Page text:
Sussex council defers vote on School Lane

Councilman Schaeffer requests alternative plan to preserve woodlands on 22-acre parcel
August 5, 2022

Story Location:
Route 24
Mulberry Knoll Road
Lewes, DE 19958
United States

Following a July 26 public hearing, Sussex County Council voted to defer a decision on three pending applications for the proposed School Lane subdivision along Route 24 adjacent to Love Creek Elementary School.

Council is leaving the record open to allow time for the applicant to respond to a request to determine the feasibility of redesigning the layout of the community to preserve an existing 8.3 acres of forest along the western border of the nearly 22-acre property. The proposed site plan includes removal of about half of the existing woodlands.

During the hearing, District 3 Councilman Mark Schaeffer, who made the motion, asked Ring Lardner, the applicant's engineer, if there was a way to preserve the woodlands and cluster the housing units on the open farmland. “I need time to answer that question,” Lardner replied.

The same request has been made by the residents of the adjacent Saddle Ridge community.

Three applications filed

Applicant and landowner J.G. Townsend Jr. and Company has filed to rezone the 22-acre parcel from AR-1, agricultural-residential, to MR, medium-density residential, and filed a conditional-use application for 84 units of multifamily housing. In addition, the applicant is seeking an amendment to the county’s future land-use plan to change a small section of the parcel from a commercial to a coastal-area designation to match the rest of the property.

The parcel is located between Love Creek Elementary School and the Saddle Ridge and Four Seasons at Belle Terre communities, Delaware State Police Troop 7 and across from Beacon Middle School.

Access to the parcel would be a connection to the Love Creek school entrance intersection, which includes a traffic signal along Route 24.

The parcel also contains nearly 11 acres of farmland and two acres of wetlands. The wetlands area, along the border with the Saddle Ridge community, would remain undisturbed and be protected with a 50-foot buffer using existing trees.

At its July 14 meeting, Sussex County Planning & Zoning Commission recommended approval of the three applications.

Access easement exists

Since the planning & zoning commission recommendation was made, the applicant and county planning & zoning office have been made aware of a 12.5-foot access-egress easement to an adjacent property owned by Tom and Nancy Lang that exists within the proposed area of development.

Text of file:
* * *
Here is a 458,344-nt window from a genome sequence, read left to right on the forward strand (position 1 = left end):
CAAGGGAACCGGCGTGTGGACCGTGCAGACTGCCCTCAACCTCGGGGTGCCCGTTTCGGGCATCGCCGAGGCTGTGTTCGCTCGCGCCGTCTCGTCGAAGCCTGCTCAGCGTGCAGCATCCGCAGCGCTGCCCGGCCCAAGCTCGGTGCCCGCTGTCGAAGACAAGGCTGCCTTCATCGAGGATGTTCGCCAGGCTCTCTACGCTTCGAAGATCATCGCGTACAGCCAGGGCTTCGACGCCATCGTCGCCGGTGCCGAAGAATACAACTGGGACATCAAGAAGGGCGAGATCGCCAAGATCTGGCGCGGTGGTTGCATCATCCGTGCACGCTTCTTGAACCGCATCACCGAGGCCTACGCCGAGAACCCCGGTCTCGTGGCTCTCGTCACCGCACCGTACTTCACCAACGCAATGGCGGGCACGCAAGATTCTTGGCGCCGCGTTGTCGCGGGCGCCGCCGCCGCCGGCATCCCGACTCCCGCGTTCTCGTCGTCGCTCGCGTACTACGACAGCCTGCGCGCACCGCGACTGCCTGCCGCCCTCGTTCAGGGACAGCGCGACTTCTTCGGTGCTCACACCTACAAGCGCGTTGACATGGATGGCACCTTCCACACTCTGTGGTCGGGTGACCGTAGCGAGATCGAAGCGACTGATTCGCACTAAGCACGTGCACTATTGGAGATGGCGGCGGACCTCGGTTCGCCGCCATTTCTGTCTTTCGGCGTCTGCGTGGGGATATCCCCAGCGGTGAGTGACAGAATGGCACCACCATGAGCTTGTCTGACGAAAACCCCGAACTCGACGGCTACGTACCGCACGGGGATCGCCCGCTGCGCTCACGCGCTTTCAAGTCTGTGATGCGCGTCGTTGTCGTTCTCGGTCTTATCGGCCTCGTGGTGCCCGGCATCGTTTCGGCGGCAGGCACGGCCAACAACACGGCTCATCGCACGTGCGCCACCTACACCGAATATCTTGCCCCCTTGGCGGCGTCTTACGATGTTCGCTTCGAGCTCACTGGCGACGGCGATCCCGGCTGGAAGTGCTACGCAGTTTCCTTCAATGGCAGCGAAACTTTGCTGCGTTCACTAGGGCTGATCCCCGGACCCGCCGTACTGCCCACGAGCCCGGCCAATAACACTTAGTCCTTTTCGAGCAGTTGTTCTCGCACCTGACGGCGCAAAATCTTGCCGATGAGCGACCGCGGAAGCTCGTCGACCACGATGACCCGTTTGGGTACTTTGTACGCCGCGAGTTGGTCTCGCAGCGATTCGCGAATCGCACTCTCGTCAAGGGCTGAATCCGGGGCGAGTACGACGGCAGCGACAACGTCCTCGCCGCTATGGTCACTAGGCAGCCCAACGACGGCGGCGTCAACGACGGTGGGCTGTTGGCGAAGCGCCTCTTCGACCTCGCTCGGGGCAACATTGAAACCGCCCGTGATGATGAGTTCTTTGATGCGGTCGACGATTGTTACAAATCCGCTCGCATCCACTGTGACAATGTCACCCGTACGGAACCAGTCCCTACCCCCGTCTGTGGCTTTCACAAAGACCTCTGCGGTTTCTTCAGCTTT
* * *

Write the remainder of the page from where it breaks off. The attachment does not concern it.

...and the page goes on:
During testimony, Nancy Lang said they learned about the proposed project after seeing a photo in the Cape Gazette.

“We request you put a hold on the development to address and resolve any breach of our easement,” she said.

“Is this a major hurdle?” asked Schaeffer.

David Hutt, the applicant's attorney, replied that it could be one for not only the developer but also the Langs.

He said the applicant's team has started preliminary discussions with the couple to see if they are amenable to access through an interior street within School Lane. “I'm optimistic we can work that out,” Hutt said.

Lardner said state transportation officials will also be part of the negotiation process.

Plans for the project

The proposed community includes central water and sewer service, a shared-use path, sidewalks, two parking spaces per unit with overflow parking, a pool, a bathhouse and a sports field area. The proposed open space is 11 acres, or 52% of the total parcel.

A 20-foot landscaped buffer is included along the boundaries with Saddle Ridge, Belle Terre and Love Creek school. The site plan includes 14 two-story buildings comprising six units each.

Lardner said, combining buffer and setback areas, there would be 90 feet of space between the borders with the Saddle Ridge and Belle Terre communities.

The project is included in the Henlopen Transportation Improvement District, and the applicant would be required to contribute a fee per lot, totaling $341,796, for road improvement projects in the district. The fee must be paid prior to issuance of any building permits.